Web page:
Wireless network migration plans

This is a status report on the planned upgrade to the wireless network, and a request for testing and feedback on the migration strategy.

The original plan was that the new wireless system would offer all of the networks that the old one did, with the addition of Eduroam. We also hope to provide a new internal wireless network with good security (WPA2-Enterprise). This would allow a seamless transition to the new hardware. In due course, and with appropriate notice, the old w-107-CB2-3QG network, which is hopelessly insecure, would be phased out.

Unfortunately there is a snag. A bug has been found in the Aruba system which means that addition of the legacy w-107-CB2-3QG network with WEP encryption breaks Eduroam. The bug will in due course be fixed, but there is no short term workaround. We therefore wish to explore the idea of eliminating the use of WEP sooner rather than later.

To this end, our sample Aruba access points are now offering a network imaginatively called w-107-CB3-0FD, which uses WPA2-PSK encryption (sometimes called WPA2-Personal). The password has been derived from the key of the old w-107-CB2-3QG network by doubling it, i.e. 10 characters in total. (If you have forgotten the old key, please ask a Computer Officer in person).

I would like users of the w-107-CB2-3QG network to consider the impact of the proposal on their use of the wireless network.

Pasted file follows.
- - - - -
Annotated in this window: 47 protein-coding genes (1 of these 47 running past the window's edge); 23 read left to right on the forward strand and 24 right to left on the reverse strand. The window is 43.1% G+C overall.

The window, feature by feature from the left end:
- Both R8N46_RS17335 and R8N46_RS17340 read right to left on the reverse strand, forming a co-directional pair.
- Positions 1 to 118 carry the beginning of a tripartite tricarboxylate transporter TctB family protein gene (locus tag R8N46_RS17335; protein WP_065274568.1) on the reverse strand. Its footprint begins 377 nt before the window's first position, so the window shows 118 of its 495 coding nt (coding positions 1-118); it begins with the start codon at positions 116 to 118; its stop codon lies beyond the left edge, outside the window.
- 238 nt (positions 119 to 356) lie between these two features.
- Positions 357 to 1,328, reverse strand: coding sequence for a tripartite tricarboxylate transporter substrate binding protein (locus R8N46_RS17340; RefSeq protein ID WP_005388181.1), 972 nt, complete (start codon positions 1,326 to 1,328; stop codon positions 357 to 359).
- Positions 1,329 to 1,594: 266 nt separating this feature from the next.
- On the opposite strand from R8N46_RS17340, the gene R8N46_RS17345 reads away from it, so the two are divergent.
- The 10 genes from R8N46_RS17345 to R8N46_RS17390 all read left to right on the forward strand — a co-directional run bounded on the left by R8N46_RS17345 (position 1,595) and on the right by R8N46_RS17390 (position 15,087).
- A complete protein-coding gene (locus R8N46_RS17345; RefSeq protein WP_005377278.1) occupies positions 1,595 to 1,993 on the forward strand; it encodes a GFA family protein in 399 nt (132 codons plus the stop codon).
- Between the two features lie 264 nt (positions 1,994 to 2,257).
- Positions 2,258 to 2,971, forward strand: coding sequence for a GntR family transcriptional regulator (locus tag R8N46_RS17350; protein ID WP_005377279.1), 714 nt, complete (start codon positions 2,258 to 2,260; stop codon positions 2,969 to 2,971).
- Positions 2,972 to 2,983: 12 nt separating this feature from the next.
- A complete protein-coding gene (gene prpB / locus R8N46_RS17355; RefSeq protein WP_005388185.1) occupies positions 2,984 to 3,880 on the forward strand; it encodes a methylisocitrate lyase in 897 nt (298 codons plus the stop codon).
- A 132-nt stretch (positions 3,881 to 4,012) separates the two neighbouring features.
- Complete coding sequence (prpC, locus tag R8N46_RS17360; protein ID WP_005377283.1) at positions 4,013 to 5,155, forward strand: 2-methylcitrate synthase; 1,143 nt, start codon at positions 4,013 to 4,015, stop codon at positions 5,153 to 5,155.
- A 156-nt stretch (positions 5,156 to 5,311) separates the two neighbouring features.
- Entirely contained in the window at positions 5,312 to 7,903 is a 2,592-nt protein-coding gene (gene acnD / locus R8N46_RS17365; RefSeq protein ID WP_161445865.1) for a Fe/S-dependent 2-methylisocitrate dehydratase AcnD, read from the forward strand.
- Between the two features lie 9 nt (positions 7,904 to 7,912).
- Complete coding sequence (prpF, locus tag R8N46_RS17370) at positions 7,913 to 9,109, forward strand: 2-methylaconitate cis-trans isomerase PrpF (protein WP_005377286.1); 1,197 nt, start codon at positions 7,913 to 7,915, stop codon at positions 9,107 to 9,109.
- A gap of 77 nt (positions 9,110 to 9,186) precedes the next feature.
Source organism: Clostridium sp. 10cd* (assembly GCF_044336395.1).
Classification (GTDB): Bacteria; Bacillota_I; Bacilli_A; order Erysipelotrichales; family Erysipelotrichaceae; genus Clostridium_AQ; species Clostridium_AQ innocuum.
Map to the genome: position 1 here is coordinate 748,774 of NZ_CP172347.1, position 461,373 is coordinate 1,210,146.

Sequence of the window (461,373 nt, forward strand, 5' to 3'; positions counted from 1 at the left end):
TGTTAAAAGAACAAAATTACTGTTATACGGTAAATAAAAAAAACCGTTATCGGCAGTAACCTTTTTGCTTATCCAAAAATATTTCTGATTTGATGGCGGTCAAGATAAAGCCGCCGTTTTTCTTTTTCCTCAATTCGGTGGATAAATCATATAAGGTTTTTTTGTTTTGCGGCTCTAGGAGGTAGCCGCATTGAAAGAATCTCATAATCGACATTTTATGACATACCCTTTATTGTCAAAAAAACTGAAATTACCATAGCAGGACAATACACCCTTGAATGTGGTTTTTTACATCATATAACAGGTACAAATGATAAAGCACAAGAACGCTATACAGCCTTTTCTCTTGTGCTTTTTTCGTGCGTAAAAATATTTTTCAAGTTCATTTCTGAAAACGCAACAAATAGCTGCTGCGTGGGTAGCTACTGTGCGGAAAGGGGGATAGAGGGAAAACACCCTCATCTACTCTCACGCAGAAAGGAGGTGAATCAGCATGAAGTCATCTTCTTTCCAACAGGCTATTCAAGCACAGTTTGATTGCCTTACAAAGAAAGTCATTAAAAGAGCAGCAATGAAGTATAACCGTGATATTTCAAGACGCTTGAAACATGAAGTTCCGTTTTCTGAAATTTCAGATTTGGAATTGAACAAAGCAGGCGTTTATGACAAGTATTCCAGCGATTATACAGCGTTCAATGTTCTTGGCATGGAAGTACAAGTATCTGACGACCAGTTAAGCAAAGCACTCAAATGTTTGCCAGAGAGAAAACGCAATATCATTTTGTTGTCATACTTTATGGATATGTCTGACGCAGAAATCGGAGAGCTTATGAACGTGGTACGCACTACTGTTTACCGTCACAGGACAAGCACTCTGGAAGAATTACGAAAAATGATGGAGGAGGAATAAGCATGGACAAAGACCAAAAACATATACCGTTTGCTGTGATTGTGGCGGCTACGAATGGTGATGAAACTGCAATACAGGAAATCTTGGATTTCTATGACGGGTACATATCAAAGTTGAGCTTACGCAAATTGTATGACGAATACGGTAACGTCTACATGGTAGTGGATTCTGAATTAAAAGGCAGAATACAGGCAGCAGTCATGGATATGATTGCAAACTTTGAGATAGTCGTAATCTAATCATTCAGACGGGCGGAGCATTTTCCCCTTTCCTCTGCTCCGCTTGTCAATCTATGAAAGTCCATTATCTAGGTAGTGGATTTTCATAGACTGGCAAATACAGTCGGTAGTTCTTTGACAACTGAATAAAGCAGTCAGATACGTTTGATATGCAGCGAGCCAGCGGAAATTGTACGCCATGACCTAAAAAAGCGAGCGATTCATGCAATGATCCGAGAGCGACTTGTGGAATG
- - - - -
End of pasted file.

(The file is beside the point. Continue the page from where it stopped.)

The preferred option will be to switch to Eduroam, following the documentation issued by the Computing Service. However this will place your machine outside the CL security boundary, so may not meet all needs.

The second option is to switch to w-107-CB3-0FD. This should be entirely straightforward for reasonably recent systems, though some older machines may well be unable to use WPA2. It will provide exactly the same connectivity as w-107-CB2-3QG did. However people who take this route should be aware that there is still a long term desire to phase out this network, as any system using a single key known to a large number of people is risky.

Older machines which cannot handle the stronger security and cannot have hardware or software upgraded to do so will have to fall back to the wgb network. This is not really recommended for internal use; it is primarily provided for the benefit of casual visitors and uses the public Internet over an ADSL line. There is also a risk that legislation or regulation may force us to withdraw this facility.

The provision of a new “internal” wireless network is awaiting development work by the Computing Service. The idea is that the network will be authenticated in exactly the same way as Eduroam, but will be restricted to members of the Computer Laboratory and will provide direct connectivity with an internal network. Unlike Eduroam, it will probably require registration of the machine for DHCP.

One of the new access points is currently providing coverage to the “Street” area, and I would therefore like to invite users of the w-107-CB2-3QG network to try out migration to either Eduroam or w-107-CB3-0FD. Obviously you should leave the old network configured as well for the time being, so that you do not lose wireless access in other parts of the building. Please report your experiences directly to maj1@cl.cam.ac.uk, especially if you expect to be adversely affected by the removal of w-107-CB2-3QG.

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